Focus and Drive

With a few more days to think about Wildstar and some of the quibbles I have with BfA, there’s a post-a-brewing.

First Wildstar.  That game brought a lot to the table to make it different than other themepark MMOs.  I mentioned a few times now that the leveling game was solid, the dungeons were interesting, the class builds were interesting, and the housing was spectacular.  I really enjoyed the journey from 1-50.  Sure, action combat isn’t for everyone, and the art/style is certainly subjective.  I liked it. The problem was that once you hit 50, the devs had a single vision in mind – attract the 1% raiders from WoW.  Dungeons were based on clear speed, and I had at least 90% of them disband after a single wipe.  They required a lot of coordination and you just couldn’t face-tank.

When the game started bleeding subscribers (just around week 6), the devs took an insane path and decided to double down on the content that was pushing people away.  More raids!

I’m an analyst at heart.  I love numbers, metrics, KPIs, heat maps.  I planned my wedding in excel.  I am not saying all programmers are like me, but I do know that there are at least a few.  And if you are trying to figure out how a tool/service is being used, you need to measure it.  It seems unfathomable to me that Wildstar didn’t have the numbers to see what was going on.  It does seem reasonable that the leadership interpreted them to suit their needs.  When F2P came and went, and the game made minimal changes… that was clear that Wildstar was going to eventually go away.

This compared to ESO where their F2P conversion came with a massive post-game overhaul.  Anyone remember Veteran levels?  Gone.  That change alone was enough to get people to give it another shot.  The devs saw the issue, explained to the community what they wanted to achieve, and delivered.

Warcraft

Rose colored glasses here for a while.  WoTLK is viewed positively for 2 main reasons – serious improvements to max level content (the start of true dailies) and the introduction of LFG.  The game became extremely accessible as compared to TBC.  Cataclysm turned the difficulty up to 11 and got rid of that accessibility.  MoP swung that sucker right back and was the expansion of daily quests, and the Isle of Thunder and Timeless Isle were the gold standard for content moving forward.  You could log in and have tons of stuff to do.  WoD…that was super focused content.  Either you did apexis dailies, or you did raids – often both.  That worked for a few weeks, then people saw how hollow the game was and moved out en-masse.

Legion again went the opposite route, with the WQ model, Suramar quest lines, the withered dungeon, mythic+, good raids, class hall storylines… there was just always something going on.  Sure, if you wanted to grind AP with Maw+3 you could, but it wasn’t a need for anyone but deep raiders.  Broken Shore wasn’t the best, but Argus was a solid improvement.

BfA is in a tough pickle.  Max level content has one goal – raise the level of your neck piece so that you can equip gear.  With Warfronts starting on the weekend (you get to do it once every ~17 days) dropping i370 gear, you need a level 18 neck to use even the first skill (if it’s a skill you even want).  A casual player can easily do a Warfront but there are small odds that they have a level 18 neck.  Island expeditions are nearly entirely for AP, WQs are about faction gains more than drops, dungeons are about getting lucky with an armor slot that’s both an improvement in level and one that actually has skills you want.  There’s a hyper focus from the developers to play a specific way.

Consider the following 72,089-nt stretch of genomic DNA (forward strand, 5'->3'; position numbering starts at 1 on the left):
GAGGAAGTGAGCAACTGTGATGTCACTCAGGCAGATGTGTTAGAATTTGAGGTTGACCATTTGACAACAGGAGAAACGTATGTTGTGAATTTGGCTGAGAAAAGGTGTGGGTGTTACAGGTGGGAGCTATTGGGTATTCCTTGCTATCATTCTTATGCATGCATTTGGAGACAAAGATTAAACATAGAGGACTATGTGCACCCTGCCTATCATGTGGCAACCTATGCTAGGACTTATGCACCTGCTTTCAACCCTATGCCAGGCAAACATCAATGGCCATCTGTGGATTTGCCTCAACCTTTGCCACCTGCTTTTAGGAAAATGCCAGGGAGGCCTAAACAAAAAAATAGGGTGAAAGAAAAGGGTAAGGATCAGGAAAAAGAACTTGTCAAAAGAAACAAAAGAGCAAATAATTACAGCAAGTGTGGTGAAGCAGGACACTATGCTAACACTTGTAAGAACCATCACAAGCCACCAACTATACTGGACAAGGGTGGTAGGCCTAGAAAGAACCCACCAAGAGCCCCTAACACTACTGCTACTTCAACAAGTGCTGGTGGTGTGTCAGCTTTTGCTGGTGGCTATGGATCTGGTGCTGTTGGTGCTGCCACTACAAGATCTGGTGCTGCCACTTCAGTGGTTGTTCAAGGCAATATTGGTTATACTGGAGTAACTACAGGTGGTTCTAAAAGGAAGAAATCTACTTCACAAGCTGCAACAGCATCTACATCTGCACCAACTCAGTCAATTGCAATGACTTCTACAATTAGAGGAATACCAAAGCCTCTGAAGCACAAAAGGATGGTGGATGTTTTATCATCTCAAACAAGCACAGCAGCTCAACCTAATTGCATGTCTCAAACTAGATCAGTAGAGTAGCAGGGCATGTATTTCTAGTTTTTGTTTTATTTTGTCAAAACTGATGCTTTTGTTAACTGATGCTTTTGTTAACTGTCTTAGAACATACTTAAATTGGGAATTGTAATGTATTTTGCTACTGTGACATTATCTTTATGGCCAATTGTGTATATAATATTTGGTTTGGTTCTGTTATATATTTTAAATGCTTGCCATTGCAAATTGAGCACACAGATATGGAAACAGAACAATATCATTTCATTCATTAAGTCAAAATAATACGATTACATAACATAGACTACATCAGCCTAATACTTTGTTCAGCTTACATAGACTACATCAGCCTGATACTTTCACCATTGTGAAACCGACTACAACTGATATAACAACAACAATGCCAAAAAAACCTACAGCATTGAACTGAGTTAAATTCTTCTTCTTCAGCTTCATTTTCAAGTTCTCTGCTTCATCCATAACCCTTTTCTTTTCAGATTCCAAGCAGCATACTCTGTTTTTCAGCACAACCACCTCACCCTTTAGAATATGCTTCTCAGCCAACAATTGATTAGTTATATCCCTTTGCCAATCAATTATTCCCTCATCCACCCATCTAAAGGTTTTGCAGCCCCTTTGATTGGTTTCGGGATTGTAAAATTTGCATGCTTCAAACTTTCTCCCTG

I’d argue that everything by dungeons/raids are worse content than Legion.  Nearly every single WQ is about killing a single target (except Turtles).  Or perhaps absorbing AP from the world’s WOONS!  It is stupid simple.  Not saying Legion was the best ever, but it certainly was more involved.   Dungeons in particular are designed for Mythic+, and with only a few exceptions (MOTHER!) are very well balanced and a lot of fun.

And this is ignoring the seemingly daily bugs/exploits that are found in the game since the 8.0 patch in July.  We’re still in daily hotfix mode, after almost 2 months.  When I see something like “Outlaw Rogues do 5% less damage”, that’s not tweaking.  I am getting the strong feeling that BfA could have used about 2-3 months of QA.  Also notice that we haven’t heard a peep about 8.1- which by this time in Legion was already on the PTR.

Perhaps it’s just coming to the realization that WoW is only the B team now.  The focus is on Overwatch.  The big idea folks are on something else and WoW is more on maintenance mode after the success of Legion.  We’re still in month 1, and there’s always the tourist dip at that point.  It’s the end of month 2 that really shows what the way forward will bring.  Still 4 weeks from that point, and I’m more curious than optimistic as to what that brings.

2 thoughts on “Focus and Drive

  1. I’m still not convinced that the raids were Wildstar’s big issue. I mean, they were probably a problem, but didn’t they revamp their starter experience something like three times? You would think that their metrics must have pointed towards people dropping off long before they reached max level.

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    • It was certainly an issue but the action combat wasn’t going to be removed. Why people left was mainly due to extremely poor social tools while leveling. There was no reason to do any group work at all, and dungeons were massively overturned all the way to max level. You can only solo for so long in an mmo.

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